We welcome personal narratives, lesson plans, critical reflections on teaching, vignettes from the classroom, anything you’d like to share with a broader readership.



2019 Issue of New Jersey English Journal:

New Jersey English Journal, a peer-reviewed publication of New Jersey Council of Teachers of English, invites you to share submissions on the theme: The Intersection of Literacy and Democracy:  What role does language arts play in a free society?  We seek researched articles as well as 500-word personal essays and other creative responses that shed light on the many possibilities, topics, issues, problems and solutions related to the theme of The Intersection of Literacy and Democracy at all grade levels from kindergarten to college. Articles should relate directly to English Language Arts teaching and learning.  We value responses from both veteran and new teachers. Co-written articles are also welcome. Writers are urged to read past editions available online at to review past successful submissions. The editors expect thoughtful and carefully edited submissions.

We invite you to respond to the theme of The Intersection of Literacy and Democracy:
What role does language arts play in a free society? by considering such questions as:

  • How can 21st century literacies enable us to participate more fully in today’s democracy?
  • How can ELA teachers connect the classroom to today’s society?
  • How can we teach students to find the truth in today’s media world?
  • Discuss reading, writing, global connectedness and free speech.
  • How can reading and writing affect change beyond the classroom?
  • How can we use speaking, listening and viewing to create more participatory citizens?
  • How do reading and writing teach us to listen and develop empathy?
  • Why do we need to read and write collaboratively?
  • In a connected world, how can we determine which texts are worthy of our attention?
  • How does interdisciplinary collaboration foster increased connection and awareness in a fully democratic society?

In addition to submissions that respond to the theme, we also welcome poetry on the topic of teaching. Submissions will be accepted between April 1 and December 15, 2018.  Submissions should not have been published in any other journal. Submissions must use MLA formatting and Times New Roman or Garamond in Size 12.  All submissions will be reviewed by multiple members of our editorial board.  Submitters will receive a response by February 1, 2019; the journal will be released by April 1, 2019.

Send queries and submissions to 2019 journal editor Liz deBeer at


Minnesota English Journal

Call for Submissions: Deadline January 15, 2019

Editor: Burke Scarbrough (University of Minnesota Duluth)

The Minnesota English Journal, MCTE’s online journal, with an audience of English teachers from the elementary to the college level publishes peer-reviewed research, informal pedagogical pieces, opinion/position essays, and creative writing.

MEJ, the online journal of the Minnesota Council of Teachers of English, publishes scholarly articles, personal narratives, opinion/position pieces on topical teaching issues, short creative work (mostly poetry), and pieces focused on pedagogical strategies of major interest to English and Language Arts teachers of all instructional levels.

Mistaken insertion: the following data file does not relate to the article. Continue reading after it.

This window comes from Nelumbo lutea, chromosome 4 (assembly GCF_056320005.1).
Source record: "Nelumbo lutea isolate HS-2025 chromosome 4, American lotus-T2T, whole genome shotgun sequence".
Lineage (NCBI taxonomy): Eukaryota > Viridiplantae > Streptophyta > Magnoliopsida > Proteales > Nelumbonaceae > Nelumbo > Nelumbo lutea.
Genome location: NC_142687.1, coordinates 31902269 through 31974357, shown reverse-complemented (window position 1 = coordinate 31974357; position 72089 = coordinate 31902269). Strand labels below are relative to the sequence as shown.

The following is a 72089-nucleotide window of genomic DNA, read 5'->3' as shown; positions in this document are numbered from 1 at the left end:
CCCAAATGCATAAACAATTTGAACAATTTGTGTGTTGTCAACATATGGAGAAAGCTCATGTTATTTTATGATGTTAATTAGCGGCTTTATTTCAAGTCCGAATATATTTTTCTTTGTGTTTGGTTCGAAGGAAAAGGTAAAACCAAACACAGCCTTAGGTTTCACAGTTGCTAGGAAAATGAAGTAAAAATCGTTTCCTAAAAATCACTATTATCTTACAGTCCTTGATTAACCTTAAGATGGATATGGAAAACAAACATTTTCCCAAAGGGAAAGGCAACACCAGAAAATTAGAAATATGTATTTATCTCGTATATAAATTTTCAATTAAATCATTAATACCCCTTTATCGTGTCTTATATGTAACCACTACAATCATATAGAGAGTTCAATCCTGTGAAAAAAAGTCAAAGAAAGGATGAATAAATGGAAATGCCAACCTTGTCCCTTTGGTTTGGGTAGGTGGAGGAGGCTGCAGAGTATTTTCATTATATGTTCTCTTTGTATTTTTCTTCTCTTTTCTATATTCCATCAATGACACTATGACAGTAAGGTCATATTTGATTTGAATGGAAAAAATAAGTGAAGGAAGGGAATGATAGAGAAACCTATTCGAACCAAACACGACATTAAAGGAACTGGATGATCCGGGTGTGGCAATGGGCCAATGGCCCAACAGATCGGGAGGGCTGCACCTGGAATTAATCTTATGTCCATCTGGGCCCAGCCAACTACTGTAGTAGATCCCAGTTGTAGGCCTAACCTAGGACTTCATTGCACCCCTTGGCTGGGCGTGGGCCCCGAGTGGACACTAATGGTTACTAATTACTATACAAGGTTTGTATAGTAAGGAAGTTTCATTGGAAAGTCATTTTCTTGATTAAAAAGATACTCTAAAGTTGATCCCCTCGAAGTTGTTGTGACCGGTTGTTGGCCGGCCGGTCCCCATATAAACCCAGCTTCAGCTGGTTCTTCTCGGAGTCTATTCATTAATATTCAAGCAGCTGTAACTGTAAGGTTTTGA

MEJ seeks to represent both quantitative and qualitative research—papers that are driven by classroom experiment, observation, description, anecdote, survey, interview(s), case study, and cross-cultural comparison directly related to pedagogy, instructional research, curriculum, and literacy.

MEJ will also value pieces taking positions on important current issues impacting those teaching as well as being taught in the classroom.

MEJ’s audience consists of teachers from the elementary to the college level who want to learn more about effective teaching techniques, share their own classroom discoveries, and have a platform for interacting with those who present their work.

MEJ encourages the submission of three kinds of pieces:

  • Formal research-driven articles, driven by theory, that will be peer reviewed and tagged as such when published. These might be survey driven articles; case studies; classroom experiments; traditional scholarly articles on language, literacy, and literature; online or face-to-face pedagogy; bibliographical essays; etc.
  • Informal pedagogical pieces, driven by personal experience in the classroom, that will NOT be peer reviewed. These might be “teaching tips,” or experiential pieces that come directly from a teacher’s (not always successful) attempts to address a specific classroom challenge; narratives by new teachers adjusting to their new classroom circumstances; effective methods for using technology in the classroom; methods for responding to student work; collaborative learning and how to manage it; requiring more student writing and how to manage the workload; matters of classroom assessment; interviews/conversations with mentor teachers, writers, or exemplary teaching professionals; management of classroom discussion; assembling teaching units that stimulate and succeed; efforts at enabling students to teach each other; creative projects of substance; effective strategies for helping students to use the internet responsibly and productively; and so forth.
  • Opinion/position essays, on issues of concern to those working in the profession, that will NOT be peer reviewed. These might discuss writing across the curriculum; censorship; the role of testing in the educational process; the need for all teachers, at all levels, to continue to write in their disciplines and areas of interest; working in, with, and for the multi-cultural classroom; creative ways for public school teachers and college instructors to work in the same classroom and enrich the student experience in the process; making peer teacher evaluation a reciprocally constructive process; recognizing the teaching of English as the most important teaching endeavor; issues of educational policy; etc.

MEJ encourage pieces of all lengths, from a few pages to thirty. Citation of sources (primary or secondary) should be done in accordance with the MLA Handbook for Writers for Research Papers, 8th edition.

MEJ looks forward to hearing from all of you.

Please submit materials at any time to: Burke Scarbrough